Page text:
Remote work enables companies to capitalize on the advantages of outsourcing to include cost reduction while accessing a larger talent pool due to the absence of geographic constraints. On the other hand, it provides individual professionals not only with a wider selection of jobs but also novel economic opportunities and intrinsic benefits to include work-life balance through better time management and a degree of job fulfillment, among others.
Cost Advantages to Both Employers and Employees
Another advantage of remote work centers on the cost savings to both employers and employees. Remember that organizations can reduce their workforce expenses by accessing a larger labor market or contracting freelancers instead of full-time employees. There are also cost reductions from not purchasing tools or equipment needed to perform tasks because most virtual workers have their tools of the trade to include personal computers and internet connection.
There are also cost savings from lesser operational and overhead expenses. Organizations can simply lease a smaller office space if most members of their workforce are in remote locations. Startup companies can opt to choose their home address their business address instead of expensive office space in commercial areas. The absence of individuals working onsite also means that there is less cost associated with utilities and consumption of other resources.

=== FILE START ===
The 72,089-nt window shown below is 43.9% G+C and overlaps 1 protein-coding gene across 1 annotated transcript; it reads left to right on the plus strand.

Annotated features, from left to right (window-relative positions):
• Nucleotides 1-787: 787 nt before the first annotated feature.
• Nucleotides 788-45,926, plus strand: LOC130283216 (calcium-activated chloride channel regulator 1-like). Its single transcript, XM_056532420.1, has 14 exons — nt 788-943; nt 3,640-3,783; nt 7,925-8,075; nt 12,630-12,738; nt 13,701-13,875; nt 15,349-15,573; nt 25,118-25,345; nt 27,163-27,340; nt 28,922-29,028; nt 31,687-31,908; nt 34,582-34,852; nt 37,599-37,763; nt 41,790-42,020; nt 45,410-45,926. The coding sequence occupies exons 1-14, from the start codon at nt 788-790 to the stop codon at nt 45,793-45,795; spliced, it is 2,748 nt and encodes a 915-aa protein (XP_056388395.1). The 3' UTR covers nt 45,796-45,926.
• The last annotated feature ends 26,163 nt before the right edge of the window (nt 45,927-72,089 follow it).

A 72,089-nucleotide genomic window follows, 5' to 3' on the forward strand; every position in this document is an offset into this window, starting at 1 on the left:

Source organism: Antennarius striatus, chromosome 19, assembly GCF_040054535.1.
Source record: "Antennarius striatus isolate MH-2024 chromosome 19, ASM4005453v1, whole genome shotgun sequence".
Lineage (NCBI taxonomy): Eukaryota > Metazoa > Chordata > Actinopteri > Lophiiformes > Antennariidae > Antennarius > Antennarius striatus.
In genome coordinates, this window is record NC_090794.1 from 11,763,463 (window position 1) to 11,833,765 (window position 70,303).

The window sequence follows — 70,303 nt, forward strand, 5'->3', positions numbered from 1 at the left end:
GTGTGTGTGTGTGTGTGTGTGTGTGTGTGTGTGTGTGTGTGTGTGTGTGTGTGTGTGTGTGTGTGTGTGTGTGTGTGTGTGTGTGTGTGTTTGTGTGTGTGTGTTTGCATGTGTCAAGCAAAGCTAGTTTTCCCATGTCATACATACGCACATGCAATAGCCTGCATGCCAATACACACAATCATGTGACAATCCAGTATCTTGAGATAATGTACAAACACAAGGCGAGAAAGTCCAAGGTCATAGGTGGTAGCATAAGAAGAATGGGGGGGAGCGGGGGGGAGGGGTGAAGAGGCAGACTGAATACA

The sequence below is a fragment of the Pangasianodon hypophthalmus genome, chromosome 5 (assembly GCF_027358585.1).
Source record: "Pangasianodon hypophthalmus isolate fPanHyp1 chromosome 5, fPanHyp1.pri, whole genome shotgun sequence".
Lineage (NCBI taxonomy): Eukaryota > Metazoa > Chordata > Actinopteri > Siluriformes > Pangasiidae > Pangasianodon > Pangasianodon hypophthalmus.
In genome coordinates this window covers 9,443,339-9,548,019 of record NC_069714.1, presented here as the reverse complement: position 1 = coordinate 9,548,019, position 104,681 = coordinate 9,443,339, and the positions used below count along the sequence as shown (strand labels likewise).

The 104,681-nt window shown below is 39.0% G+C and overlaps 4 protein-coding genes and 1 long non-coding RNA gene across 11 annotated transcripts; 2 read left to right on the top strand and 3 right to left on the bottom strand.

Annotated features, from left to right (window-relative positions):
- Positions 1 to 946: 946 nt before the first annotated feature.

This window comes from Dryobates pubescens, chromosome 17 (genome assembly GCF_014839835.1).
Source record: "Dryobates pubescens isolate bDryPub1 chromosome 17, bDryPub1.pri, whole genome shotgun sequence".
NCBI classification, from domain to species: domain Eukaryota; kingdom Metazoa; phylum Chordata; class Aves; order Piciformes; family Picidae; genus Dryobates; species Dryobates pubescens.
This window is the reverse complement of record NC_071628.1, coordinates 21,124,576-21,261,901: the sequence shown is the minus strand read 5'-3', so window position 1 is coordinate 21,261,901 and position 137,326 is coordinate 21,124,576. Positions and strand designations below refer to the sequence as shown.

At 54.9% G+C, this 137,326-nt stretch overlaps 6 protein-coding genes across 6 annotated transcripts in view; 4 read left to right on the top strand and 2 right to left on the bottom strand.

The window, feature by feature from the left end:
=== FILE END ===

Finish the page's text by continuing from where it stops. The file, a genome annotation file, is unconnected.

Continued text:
Data from numerous studies can paint a better picture of the cost-saving potentials of telecommuting. A 2009 paper from the Wharton School, University of Pennsylvania showed that 25 percent of corporate assets are invested in real estate, which represents 5 to 8 percent of gross sales or 40 to 50 percent of net income. Global Work Analytics also showed that the average employer can reduce USD 11,000 in costs per employee per year for every person who works remotely half of the time, and USD 10,000 per worker per year in real estate costs alone.